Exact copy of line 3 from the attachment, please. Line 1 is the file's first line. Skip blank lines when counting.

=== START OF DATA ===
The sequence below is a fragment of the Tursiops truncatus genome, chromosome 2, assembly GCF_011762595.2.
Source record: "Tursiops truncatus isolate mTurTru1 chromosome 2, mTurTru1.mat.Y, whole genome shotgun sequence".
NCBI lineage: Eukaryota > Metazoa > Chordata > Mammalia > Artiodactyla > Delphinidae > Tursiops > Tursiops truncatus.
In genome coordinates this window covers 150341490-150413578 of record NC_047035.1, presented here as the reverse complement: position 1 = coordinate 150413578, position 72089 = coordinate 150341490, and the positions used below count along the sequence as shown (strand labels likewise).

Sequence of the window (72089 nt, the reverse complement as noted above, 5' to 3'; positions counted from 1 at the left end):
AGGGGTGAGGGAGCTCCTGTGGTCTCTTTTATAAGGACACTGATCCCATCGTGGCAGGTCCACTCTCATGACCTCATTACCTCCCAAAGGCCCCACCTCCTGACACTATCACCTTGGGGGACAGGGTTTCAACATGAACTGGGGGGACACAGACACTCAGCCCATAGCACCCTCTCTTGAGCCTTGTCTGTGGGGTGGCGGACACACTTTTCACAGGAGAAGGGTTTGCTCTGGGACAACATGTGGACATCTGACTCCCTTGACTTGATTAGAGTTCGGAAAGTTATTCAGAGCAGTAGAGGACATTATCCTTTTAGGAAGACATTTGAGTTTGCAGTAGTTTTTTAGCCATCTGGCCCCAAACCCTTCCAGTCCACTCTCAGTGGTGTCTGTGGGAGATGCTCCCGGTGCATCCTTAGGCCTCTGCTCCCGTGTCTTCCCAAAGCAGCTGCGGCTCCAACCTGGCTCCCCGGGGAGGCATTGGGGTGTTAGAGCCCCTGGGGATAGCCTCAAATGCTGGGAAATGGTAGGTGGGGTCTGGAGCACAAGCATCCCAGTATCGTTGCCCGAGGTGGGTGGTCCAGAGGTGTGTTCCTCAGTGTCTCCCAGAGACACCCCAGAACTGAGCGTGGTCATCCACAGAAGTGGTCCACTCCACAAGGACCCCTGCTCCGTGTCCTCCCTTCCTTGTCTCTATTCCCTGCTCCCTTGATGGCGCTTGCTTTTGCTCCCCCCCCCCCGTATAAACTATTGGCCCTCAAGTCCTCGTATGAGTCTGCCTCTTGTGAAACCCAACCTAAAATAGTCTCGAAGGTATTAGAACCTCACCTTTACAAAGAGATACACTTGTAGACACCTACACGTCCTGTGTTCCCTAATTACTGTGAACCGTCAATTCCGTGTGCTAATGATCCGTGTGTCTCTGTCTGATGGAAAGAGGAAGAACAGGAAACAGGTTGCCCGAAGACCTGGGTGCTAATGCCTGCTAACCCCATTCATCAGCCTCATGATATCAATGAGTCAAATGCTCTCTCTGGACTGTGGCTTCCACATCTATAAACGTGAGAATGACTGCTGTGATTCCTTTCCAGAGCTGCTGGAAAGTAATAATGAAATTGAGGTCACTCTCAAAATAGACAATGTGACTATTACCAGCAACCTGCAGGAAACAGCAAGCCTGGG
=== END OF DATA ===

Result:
NCBI lineage: Eukaryota > Metazoa > Chordata > Mammalia > Artiodactyla > Delphinidae > Tursiops > Tursiops truncatus.